Date: Tue, 16 Jun 98 01:45:25 CDT
From: Suzanne Wilson <email@example.com>
Subject: Weekly Americas News Update #436, 6/7/98
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OAS meets on its fiftieth anniversary
Weekly News Update on the Americas, Issue #436, 7 June 1998
The twenty-eighth General Assembly of the Organization of American States (OAS) met from June 1 to 3 in Caracas, Venezuela, 50 years after the organization was first formed. Representatives of 35 countries approved a document committing themselves to the fight against drugs, promotion of human rights, protection for the rights of indigenous peoples, elimination of discrimination against the disabled, improvement of prison conditions, the rights of women, children and migrant workers, and respect for freedom of expression. They also agreed to streamline and modernize the operation and the budget of the OAS.
Mexican Foreign Minister Rosario Green and US Secretary of State Madeleine Albright clashed on two fronts: Green she said her country will put US agents who participated in "Operation Casablanca" on trial for having violated a series of Mexican laws, and also proposed the reintroduction of Cuba into the OAS. Former Colombian president and current OAS head Cesar Gaviria said at the opening ceremonies, "It is clear to everyone that since the visit of His Holiness John Paul II to the island, a new climate for approaching this theme [of Cuban reintegration] in a more constructive manner has been created."
Cuba was expelled from the OAS in 1962, ostensibly for supporting rebel groups in Latin America. Reintegration can only be considered if the Cuban government or a group of OAS member countries requests it. Cuba's Ambassador to Venezuela, German Sanchez Otero, had said before the start of the Assembly, "We will not request entrance into [an organization] from which we were expelled." In the end, the subject was not brought up for formal discussion during the Assembly, since the proposal by Green for the formation of a "group of friends" did not succeed, according to Venezuelan Foreign Minister Miguel Angel Burelli Rivas, who said it had been concluded that the OAS Assembly was not the proper forum for such a discussion. Canadian ambassador Lloyd Axworthy called Mexico's "group of friends" proposal a good idea, and said his country supports dialogue with Cuba, but added that the country would have to respond to OAS demands for greater democracy before it could be welcomed back as an active OAS member.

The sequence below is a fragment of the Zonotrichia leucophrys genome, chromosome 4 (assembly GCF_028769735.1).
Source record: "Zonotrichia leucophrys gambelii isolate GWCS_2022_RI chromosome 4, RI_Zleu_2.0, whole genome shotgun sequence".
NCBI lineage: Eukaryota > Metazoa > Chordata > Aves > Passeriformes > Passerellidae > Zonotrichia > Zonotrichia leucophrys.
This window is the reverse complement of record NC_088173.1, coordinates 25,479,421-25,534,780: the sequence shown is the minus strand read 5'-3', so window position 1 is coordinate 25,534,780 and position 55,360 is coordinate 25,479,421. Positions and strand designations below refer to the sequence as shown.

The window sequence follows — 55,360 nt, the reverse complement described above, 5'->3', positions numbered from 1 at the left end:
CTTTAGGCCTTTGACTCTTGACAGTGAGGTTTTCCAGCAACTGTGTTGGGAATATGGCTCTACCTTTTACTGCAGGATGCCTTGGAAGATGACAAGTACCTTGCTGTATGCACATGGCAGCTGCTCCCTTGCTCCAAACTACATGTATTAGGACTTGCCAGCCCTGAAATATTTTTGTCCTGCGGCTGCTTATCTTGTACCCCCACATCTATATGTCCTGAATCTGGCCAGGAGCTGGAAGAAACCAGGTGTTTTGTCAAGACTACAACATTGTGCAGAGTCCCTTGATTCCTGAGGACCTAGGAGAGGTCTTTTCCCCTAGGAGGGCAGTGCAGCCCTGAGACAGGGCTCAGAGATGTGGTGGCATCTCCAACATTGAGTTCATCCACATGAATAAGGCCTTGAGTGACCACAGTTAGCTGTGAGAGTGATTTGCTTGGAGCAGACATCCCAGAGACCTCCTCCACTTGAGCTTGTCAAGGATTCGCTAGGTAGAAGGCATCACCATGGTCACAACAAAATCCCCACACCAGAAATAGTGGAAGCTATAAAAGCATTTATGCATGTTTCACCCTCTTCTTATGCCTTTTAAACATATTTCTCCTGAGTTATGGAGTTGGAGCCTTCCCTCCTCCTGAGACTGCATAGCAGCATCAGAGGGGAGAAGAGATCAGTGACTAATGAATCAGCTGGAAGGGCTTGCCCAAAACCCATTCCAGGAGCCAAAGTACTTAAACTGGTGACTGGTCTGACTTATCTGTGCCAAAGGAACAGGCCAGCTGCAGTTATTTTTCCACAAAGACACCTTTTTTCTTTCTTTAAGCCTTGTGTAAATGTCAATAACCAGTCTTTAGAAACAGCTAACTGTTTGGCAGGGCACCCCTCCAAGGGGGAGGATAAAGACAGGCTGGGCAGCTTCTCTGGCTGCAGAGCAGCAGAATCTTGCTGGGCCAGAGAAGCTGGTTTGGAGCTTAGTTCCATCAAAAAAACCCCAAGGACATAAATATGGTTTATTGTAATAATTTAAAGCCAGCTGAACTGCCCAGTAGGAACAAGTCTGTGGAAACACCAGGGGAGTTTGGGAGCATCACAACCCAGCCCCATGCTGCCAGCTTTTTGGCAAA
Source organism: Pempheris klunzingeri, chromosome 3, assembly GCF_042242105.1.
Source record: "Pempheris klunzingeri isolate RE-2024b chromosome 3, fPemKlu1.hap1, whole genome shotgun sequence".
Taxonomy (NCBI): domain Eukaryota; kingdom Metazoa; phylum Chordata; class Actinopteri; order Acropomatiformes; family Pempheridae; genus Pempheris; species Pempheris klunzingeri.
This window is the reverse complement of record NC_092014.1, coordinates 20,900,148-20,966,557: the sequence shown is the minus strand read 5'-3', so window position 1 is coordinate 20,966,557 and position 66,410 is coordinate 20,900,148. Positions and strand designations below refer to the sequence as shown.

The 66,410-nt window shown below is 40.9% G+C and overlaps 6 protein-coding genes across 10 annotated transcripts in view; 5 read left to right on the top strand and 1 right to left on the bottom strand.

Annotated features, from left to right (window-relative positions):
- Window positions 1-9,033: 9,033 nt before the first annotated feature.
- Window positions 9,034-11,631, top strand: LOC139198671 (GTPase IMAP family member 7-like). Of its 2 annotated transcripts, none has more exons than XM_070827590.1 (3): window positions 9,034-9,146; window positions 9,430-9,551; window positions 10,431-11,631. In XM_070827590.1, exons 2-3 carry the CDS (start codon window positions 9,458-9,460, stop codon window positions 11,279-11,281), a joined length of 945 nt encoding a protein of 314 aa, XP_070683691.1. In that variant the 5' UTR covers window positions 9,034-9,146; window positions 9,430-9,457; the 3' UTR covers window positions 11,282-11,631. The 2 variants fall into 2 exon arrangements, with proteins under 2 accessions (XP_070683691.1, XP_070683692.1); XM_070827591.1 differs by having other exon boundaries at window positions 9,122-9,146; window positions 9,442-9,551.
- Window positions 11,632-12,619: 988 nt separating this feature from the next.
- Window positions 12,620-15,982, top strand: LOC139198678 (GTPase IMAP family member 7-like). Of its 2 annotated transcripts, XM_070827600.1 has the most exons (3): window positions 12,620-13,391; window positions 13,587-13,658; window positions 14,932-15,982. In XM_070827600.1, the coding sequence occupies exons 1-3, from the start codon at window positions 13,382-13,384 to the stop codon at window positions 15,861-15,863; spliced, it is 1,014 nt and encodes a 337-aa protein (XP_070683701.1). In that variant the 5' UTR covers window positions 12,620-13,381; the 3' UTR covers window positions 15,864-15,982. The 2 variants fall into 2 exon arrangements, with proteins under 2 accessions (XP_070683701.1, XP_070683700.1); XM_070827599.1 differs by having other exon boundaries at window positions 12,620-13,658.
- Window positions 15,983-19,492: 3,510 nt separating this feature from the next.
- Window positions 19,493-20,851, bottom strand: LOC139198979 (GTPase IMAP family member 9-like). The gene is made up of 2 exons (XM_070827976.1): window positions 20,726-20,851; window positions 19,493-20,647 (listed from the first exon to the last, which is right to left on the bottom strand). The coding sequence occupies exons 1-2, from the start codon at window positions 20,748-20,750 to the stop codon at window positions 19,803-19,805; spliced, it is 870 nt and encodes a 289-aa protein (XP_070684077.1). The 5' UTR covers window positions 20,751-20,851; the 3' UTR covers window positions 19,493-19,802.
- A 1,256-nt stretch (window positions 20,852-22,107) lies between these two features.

The Assembly was also divided over the question of the death penalty. Only a few OAS member countries, including the US, have the death penalty in their legal code. Trinidad and Tobago recently withdrew from the Interamerican Human Rights Convention and the UN Optional Protocol in order to apply the death penalty to two prisoners after the time limit for the exectutions had expired. On June 2, human rights organizations demonstrated outside the Assembly site, dressed in black and carrying signs in memory of the murdered Guatemalan Bishop Juan Gerardi and Colombian lawyer Eduardo Umana. The demonstrators also expressed their concern about human rights abuses in Mexico, Peru, Guatemala and Colombia. [El Diario-La Prensa (NY) 6/1/98 from Notimex, 6/2/98 from AFP; Agencia Informativa Pulsar 6/2/98, 6/3/98, 6/4/98; La Nacion (Costa Rica) 6/4/98 from AFP, Reuter; Diario Los Andes (Argentina) 6/2/98 from Reuter]
WEEKLY NEWS UPDATE ON THE AMERICAS